Ombudsman to investigate City decision to deny shelter access to refugee claimants & asylum seekers
Toronto’s Ombudsman Kwame Addo has launched an investigation into how the City of Toronto has responded to refugee claimants and asylum seekers looking for space in the City’s shelter system since May 31, 2023.
This is the first investigation to come out of the office’s newly created housing unit, led by Deputy Ombudsman (Housing) Reema Patel. Its job is to conduct systemic investigations and systems reviews into the planning and delivery of the City’s housing programs.
The investigation will focus on the City’s decision to deny refugee claimants and asylum seekers space in City shelters that were not specifically designated for refugees. Staff instead referred them to programs and services available through the federal government.
The Ombudsman will consider:
- The City’s processes leading up to its decision;
- The City’s communication about its decision, including with City staff and members of the public;
- Whether the City’s decision and its implementation were fair and in keeping with City policies, procedures, and rules.
As part of its investigation, Ombudsman Toronto will be speaking with people involved in or affected by the City’s decision. Interested members of the public can write to Ombudsman Toronto at firstname.lastname@example.org or contact the office by phone at 416-392-7062. All emails and conversations will be confidential.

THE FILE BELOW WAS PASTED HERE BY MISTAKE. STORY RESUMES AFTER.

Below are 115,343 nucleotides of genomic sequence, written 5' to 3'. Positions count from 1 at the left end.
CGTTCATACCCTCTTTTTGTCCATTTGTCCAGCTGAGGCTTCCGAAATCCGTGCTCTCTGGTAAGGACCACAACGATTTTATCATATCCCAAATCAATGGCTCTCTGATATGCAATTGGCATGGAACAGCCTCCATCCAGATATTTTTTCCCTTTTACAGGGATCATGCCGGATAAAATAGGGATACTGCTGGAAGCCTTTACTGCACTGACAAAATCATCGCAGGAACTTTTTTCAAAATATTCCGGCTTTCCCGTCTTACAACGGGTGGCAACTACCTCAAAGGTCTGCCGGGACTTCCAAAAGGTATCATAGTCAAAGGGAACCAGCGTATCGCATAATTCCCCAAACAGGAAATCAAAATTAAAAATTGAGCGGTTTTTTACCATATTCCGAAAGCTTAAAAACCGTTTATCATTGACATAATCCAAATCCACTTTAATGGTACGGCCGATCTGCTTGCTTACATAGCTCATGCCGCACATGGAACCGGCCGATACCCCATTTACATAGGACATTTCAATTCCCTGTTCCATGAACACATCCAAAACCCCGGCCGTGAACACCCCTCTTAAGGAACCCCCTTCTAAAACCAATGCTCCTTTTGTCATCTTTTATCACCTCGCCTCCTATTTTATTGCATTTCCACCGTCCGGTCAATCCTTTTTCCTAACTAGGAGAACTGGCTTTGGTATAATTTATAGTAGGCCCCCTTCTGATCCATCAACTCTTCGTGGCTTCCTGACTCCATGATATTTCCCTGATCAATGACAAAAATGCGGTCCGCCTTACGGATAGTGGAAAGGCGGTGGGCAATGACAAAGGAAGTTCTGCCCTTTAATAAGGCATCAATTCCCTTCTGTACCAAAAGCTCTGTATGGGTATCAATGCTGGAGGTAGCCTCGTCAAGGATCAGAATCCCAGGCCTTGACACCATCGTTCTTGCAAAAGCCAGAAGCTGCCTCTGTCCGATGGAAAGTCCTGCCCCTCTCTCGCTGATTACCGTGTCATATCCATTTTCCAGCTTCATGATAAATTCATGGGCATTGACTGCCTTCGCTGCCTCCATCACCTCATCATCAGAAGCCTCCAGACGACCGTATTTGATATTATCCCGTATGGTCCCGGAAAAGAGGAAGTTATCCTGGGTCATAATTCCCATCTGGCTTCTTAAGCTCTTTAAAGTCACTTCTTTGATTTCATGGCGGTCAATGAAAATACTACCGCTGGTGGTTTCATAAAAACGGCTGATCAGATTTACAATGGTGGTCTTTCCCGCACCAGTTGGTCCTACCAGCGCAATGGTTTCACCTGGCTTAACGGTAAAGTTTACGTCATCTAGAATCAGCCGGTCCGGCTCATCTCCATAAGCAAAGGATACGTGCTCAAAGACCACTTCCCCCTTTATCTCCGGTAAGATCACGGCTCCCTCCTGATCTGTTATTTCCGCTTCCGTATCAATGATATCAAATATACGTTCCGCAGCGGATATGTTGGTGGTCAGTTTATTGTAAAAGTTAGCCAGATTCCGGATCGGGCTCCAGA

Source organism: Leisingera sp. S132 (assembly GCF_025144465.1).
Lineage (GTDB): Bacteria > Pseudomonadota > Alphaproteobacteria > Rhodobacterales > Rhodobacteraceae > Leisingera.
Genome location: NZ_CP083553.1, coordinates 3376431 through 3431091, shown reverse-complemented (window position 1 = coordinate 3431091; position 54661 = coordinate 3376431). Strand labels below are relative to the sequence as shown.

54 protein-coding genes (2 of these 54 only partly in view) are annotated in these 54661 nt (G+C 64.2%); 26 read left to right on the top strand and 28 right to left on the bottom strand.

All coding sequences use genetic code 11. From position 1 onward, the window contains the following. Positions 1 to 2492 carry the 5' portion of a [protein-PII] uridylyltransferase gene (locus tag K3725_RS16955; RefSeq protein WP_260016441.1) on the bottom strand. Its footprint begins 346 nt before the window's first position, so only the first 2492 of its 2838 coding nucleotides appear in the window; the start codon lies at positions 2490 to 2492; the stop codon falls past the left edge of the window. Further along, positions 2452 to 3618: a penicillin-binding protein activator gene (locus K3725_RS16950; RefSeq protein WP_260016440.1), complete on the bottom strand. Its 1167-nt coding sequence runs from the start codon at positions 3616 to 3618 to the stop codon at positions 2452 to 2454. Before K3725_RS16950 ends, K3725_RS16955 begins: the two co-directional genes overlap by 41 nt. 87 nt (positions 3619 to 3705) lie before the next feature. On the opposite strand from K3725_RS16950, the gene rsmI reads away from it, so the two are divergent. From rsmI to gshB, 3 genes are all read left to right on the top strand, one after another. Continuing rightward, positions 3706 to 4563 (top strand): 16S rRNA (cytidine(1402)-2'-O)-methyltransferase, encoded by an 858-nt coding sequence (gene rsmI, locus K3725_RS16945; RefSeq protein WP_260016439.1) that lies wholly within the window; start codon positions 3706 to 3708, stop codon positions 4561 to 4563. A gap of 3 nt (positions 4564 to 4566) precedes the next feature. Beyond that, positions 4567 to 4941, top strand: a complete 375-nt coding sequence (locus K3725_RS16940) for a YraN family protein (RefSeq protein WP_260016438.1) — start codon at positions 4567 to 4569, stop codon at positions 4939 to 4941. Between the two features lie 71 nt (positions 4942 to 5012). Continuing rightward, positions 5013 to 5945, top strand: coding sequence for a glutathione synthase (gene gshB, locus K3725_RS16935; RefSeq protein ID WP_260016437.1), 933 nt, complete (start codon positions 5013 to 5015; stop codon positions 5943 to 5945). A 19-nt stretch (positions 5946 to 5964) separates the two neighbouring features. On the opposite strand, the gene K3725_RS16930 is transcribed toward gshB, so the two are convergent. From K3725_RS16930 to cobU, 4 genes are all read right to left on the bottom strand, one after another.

Ombudsman Toronto is an independent, impartial office that operates at arm’s length from the City of Toronto. It investigates public complaints about the City administration to make sure the City treats all people fairly. Its services are free and available to everyone.
“There is no doubt that the City of Toronto is facing a housing crisis. Even so, the City has an obligation to treat all people in Toronto fairly, with dignity, respect, and care. I am launching an investigation to determine if the City’s decision to deny non-refugee shelter spaces to refugee claimants and asylum seekers met that obligation.” – Kwame Addo, Ombudsman
“All people have a right to adequate housing that is safe and secure. Allegations that this right has been infringed – particularly with a group of people fleeing persecution in their home countries – is serious and must be thoroughly investigated.” – Reema Patel, Deputy Ombudsman (Housing)
An Ombudsman Toronto backgrounder is available at ombudsmantoronto.ca.
For more information, contact:
Ombudsman Toronto listens to and investigates people’s complaints and concerns about City administration and the fairness of City services. We are a free and impartial office that operates independently from the City, holding it accountable to the people it serves.